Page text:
The bourgeoisie, wherever it has got the upper hand, has put an end to all feudal, patriarchal, idyllic relations. It has pitilessly torn asunder the motley feudal ties that bound man to his “natural superiors”, and has left remaining no other nexus between man and man than naked self-interest, than callous “cash payment”. It has drowned the most heavenly ecstasies of religious fervour, of chivalrous enthusiasm, of philistine sentimentalism, in the icy water of egotistical calculation. It has resolved personal worth into exchange value, and in place of the numberless indefeasible chartered freedoms, has set up that single, unconscionable freedom — Free Trade. In one word, for exploitation, veiled by religious and political illusions, it has substituted naked, shameless, direct, brutal exploitation.
The bourgeoisie has stripped of its halo every occupation hitherto honoured and looked up to with reverent awe. It has converted the physician, the lawyer, the priest, the poet, the man of science, into its paid wage labourers.
“There is natural alliance between truth and affliction, because both of them are mute suppliants, eternally condemned to stand speechless in our presence.
Just as a vagrant accused of stealing a carrot from a field stands before a comfortably seated judge who keeps up an elegant flow of queries, comments and witticisms while the accused is unable to stammer a word, so truth stands before an intelligence which is concerned with the elegant manipulation of opinions.”
From Weil’s essay “Human Personality” quoted in John Berger’s “Understanding a Photograph” p. 180 Penguin Classics
The photograph is a detail of the artwork “Desert Quartet” by Elizabeth Frink, situated in Worthing, England.
“Now and then the clumps of people raised the cheer of the gratefully oppressed.”
– James Joyce, Dubliners
The rain comes down, misting the rooftops of the town. The faint susurration of its fall makes me think of many things: drowned ships, the whisper of memory, the third thing. It’s very English, isn’t it? To sit here and type and have the washing-machine going, and think about the sound of the rain.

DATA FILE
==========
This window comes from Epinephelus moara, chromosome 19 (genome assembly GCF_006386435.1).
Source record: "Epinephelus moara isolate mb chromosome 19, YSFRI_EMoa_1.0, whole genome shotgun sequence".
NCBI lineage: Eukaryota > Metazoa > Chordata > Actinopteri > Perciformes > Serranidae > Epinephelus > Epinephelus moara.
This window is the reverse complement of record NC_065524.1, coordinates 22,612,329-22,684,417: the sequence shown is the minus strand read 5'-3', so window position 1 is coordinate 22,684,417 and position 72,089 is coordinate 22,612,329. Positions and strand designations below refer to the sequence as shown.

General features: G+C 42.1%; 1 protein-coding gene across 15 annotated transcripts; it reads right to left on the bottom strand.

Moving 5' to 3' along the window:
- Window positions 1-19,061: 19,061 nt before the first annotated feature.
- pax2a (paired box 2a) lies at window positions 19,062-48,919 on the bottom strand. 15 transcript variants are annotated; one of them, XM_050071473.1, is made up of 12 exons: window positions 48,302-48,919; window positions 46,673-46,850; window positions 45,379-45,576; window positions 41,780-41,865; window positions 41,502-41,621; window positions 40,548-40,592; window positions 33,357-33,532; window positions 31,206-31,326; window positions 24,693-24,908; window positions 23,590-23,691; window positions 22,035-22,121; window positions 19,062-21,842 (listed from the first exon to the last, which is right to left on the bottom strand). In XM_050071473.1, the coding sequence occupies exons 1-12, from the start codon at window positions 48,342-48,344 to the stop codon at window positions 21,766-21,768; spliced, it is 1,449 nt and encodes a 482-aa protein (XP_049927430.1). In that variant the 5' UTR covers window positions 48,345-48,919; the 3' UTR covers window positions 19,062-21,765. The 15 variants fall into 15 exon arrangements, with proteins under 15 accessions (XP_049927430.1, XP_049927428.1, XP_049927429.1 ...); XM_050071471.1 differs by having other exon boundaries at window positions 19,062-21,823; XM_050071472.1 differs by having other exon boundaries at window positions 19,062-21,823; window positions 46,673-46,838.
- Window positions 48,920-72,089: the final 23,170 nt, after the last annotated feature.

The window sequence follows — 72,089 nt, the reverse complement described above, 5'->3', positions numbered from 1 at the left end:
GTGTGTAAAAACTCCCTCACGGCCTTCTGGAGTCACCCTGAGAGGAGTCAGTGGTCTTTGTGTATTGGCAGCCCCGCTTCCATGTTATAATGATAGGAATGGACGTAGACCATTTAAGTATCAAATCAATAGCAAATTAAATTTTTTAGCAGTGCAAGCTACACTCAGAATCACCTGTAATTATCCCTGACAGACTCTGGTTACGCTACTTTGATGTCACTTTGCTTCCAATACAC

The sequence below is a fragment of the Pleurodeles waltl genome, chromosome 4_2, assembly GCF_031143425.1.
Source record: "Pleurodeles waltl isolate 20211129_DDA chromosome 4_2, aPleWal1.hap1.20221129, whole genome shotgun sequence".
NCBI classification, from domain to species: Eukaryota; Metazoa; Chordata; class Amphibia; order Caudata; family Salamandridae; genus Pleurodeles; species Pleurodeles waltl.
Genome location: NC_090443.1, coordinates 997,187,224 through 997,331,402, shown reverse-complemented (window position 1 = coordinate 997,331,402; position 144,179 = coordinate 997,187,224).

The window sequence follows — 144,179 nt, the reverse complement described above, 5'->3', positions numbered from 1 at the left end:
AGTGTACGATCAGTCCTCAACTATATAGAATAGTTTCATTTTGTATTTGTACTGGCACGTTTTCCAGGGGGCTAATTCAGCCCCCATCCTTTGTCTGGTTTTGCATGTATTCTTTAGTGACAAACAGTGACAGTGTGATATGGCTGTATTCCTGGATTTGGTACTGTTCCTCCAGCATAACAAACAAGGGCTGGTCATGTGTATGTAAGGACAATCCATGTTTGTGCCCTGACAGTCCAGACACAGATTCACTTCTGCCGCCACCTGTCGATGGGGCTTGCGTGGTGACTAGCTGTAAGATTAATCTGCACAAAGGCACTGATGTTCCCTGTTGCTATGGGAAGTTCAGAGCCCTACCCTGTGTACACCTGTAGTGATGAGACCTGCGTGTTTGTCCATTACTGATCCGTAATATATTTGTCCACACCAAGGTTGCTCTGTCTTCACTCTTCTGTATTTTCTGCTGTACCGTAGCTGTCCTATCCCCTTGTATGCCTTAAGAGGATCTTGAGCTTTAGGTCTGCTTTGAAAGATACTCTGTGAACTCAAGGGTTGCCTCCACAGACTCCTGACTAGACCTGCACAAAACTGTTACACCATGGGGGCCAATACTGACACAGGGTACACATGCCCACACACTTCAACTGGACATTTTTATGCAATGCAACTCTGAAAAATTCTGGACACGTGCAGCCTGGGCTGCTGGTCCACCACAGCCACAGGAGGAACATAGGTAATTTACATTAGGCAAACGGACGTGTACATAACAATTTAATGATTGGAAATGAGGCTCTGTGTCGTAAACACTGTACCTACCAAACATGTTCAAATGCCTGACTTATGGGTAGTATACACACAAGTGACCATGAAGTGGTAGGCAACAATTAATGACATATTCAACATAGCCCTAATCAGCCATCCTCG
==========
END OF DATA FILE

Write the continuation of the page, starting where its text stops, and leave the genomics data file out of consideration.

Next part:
I said the third thing, because it’s always important to include a third thing in a list like that, isn’t it? What is the third thing the rain makes me think of? How about: the sound of thousands of droplets?
I used the word English, there, as well, in the first paragraph. At the moment, this referendum is going on, to decide whether or not England remains part of the European Union. Here in England, a lot of the debate seems to be focused on what it is to be “English”. There is a lot of racism in the campaign, and people blaming the “immigrants”, who are not “English”.
By English, I mean English in the sense of listening to the Smiths, and being a Socialist, and welcoming immigrants. England, my England. My Socialist, egalitarian England. A drowned ship. Something underneath the rain.
The vote is on this coming Thursday and I am voting to stay in the EU.
I also meant – in that first paragraph – that I am sitting here, typing, listening to the sound of the rain, in England. Therefore, it has to be an English thing to do, doesn’t it?
And what does the washing-machine think about all of this? I don’t know because it doesn’t speak English. It has stopped now and the washing is hung up to dry. The rain, however, is still blowing across treetops and rooftops in fine clouds of mist. The trees are moving in the wind, silent through my window.